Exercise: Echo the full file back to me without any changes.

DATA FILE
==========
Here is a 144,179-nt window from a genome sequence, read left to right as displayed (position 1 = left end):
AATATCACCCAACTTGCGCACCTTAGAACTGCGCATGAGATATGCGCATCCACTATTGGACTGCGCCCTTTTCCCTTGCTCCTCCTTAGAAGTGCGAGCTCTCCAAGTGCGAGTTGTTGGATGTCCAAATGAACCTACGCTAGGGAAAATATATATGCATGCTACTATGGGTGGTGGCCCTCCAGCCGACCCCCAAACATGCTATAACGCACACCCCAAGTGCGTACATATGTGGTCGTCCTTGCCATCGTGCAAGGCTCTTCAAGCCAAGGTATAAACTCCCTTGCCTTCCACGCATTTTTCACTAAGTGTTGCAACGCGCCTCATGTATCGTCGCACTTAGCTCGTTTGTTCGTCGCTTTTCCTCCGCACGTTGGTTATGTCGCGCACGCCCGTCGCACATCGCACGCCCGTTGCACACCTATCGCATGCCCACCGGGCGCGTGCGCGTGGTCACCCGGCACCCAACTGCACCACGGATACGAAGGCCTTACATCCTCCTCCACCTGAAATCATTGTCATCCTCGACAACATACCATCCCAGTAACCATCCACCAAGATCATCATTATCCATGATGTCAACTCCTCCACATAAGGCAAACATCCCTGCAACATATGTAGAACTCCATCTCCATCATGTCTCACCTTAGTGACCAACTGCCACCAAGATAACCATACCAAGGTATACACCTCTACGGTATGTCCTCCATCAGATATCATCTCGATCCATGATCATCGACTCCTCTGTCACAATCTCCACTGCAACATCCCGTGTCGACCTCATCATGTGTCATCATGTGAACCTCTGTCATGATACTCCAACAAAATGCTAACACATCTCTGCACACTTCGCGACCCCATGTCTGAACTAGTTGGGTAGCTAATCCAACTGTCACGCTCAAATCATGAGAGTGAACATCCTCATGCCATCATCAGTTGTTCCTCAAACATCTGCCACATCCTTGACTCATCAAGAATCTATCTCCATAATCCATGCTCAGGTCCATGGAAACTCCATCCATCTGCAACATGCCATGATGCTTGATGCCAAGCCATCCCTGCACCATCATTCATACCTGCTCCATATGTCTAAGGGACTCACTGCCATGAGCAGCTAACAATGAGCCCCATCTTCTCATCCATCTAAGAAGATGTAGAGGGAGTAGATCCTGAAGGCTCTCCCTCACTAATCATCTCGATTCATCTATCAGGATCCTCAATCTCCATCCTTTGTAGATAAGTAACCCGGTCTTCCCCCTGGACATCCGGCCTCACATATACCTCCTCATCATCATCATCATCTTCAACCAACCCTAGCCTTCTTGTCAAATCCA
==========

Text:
Here is a 144,179-nt window from a genome sequence, read left to right as displayed (position 1 = left end):
AATATCACCCAACTTGCGCACCTTAGAACTGCGCATGAGATATGCGCATCCACTATTGGACTGCGCCCTTTTCCCTTGCTCCTCCTTAGAAGTGCGAGCTCTCCAAGTGCGAGTTGTTGGATGTCCAAATGAACCTACGCTAGGGAAAATATATATGCATGCTACTATGGGTGGTGGCCCTCCAGCCGACCCCCAAACATGCTATAACGCACACCCCAAGTGCGTACATATGTGGTCGTCCTTGCCATCGTGCAAGGCTCTTCAAGCCAAGGTATAAACTCCCTTGCCTTCCACGCATTTTTCACTAAGTGTTGCAACGCGCCTCATGTATCGTCGCACTTAGCTCGTTTGTTCGTCGCTTTTCCTCCGCACGTTGGTTATGTCGCGCACGCCCGTCGCACATCGCACGCCCGTTGCACACCTATCGCATGCCCACCGGGCGCGTGCGCGTGGTCACCCGGCACCCAACTGCACCACGGATACGAAGGCCTTACATCCTCCTCCACCTGAAATCATTGTCATCCTCGACAACATACCATCCCAGTAACCATCCACCAAGATCATCATTATCCATGATGTCAACTCCTCCACATAAGGCAAACATCCCTGCAACATATGTAGAACTCCATCTCCATCATGTCTCACCTTAGTGACCAACTGCCACCAAGATAACCATACCAAGGTATACACCTCTACGGTATGTCCTCCATCAGATATCATCTCGATCCATGATCATCGACTCCTCTGTCACAATCTCCACTGCAACATCCCGTGTCGACCTCATCATGTGTCATCATGTGAACCTCTGTCATGATACTCCAACAAAATGCTAACACATCTCTGCACACTTCGCGACCCCATGTCTGAACTAGTTGGGTAGCTAATCCAACTGTCACGCTCAAATCATGAGAGTGAACATCCTCATGCCATCATCAGTTGTTCCTCAAACATCTGCCACATCCTTGACTCATCAAGAATCTATCTCCATAATCCATGCTCAGGTCCATGGAAACTCCATCCATCTGCAACATGCCATGATGCTTGATGCCAAGCCATCCCTGCACCATCATTCATACCTGCTCCATATGTCTAAGGGACTCACTGCCATGAGCAGCTAACAATGAGCCCCATCTTCTCATCCATCTAAGAAGATGTAGAGGGAGTAGATCCTGAAGGCTCTCCCTCACTAATCATCTCGATTCATCTATCAGGATCCTCAATCTCCATCCTTTGTAGATAAGTAACCCGGTCTTCCCCCTGGACATCCGGCCTCACATATACCTCCTCATCATCATCATCATCTTCAACCAACCCTAGCCTTCTTGTCAAATCCA